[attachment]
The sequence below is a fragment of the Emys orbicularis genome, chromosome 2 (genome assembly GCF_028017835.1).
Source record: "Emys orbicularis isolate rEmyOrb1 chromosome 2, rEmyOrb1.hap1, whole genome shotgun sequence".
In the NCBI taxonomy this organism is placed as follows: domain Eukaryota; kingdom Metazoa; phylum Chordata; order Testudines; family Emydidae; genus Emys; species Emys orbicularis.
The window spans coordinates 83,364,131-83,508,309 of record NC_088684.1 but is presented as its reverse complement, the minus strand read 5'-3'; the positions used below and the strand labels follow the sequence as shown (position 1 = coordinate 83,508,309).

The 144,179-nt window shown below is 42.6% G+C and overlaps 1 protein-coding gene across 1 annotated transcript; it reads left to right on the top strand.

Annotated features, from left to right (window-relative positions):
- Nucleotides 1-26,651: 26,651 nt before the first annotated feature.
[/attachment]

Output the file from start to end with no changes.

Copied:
The sequence below is a fragment of the Emys orbicularis genome, chromosome 2 (genome assembly GCF_028017835.1).
Source record: "Emys orbicularis isolate rEmyOrb1 chromosome 2, rEmyOrb1.hap1, whole genome shotgun sequence".
In the NCBI taxonomy this organism is placed as follows: domain Eukaryota; kingdom Metazoa; phylum Chordata; order Testudines; family Emydidae; genus Emys; species Emys orbicularis.
The window spans coordinates 83,364,131-83,508,309 of record NC_088684.1 but is presented as its reverse complement, the minus strand read 5'-3'; the positions used below and the strand labels follow the sequence as shown (position 1 = coordinate 83,508,309).

The 144,179-nt window shown below is 42.6% G+C and overlaps 1 protein-coding gene across 1 annotated transcript; it reads left to right on the top strand.

Annotated features, from left to right (window-relative positions):
- Nucleotides 1-26,651: 26,651 nt before the first annotated feature.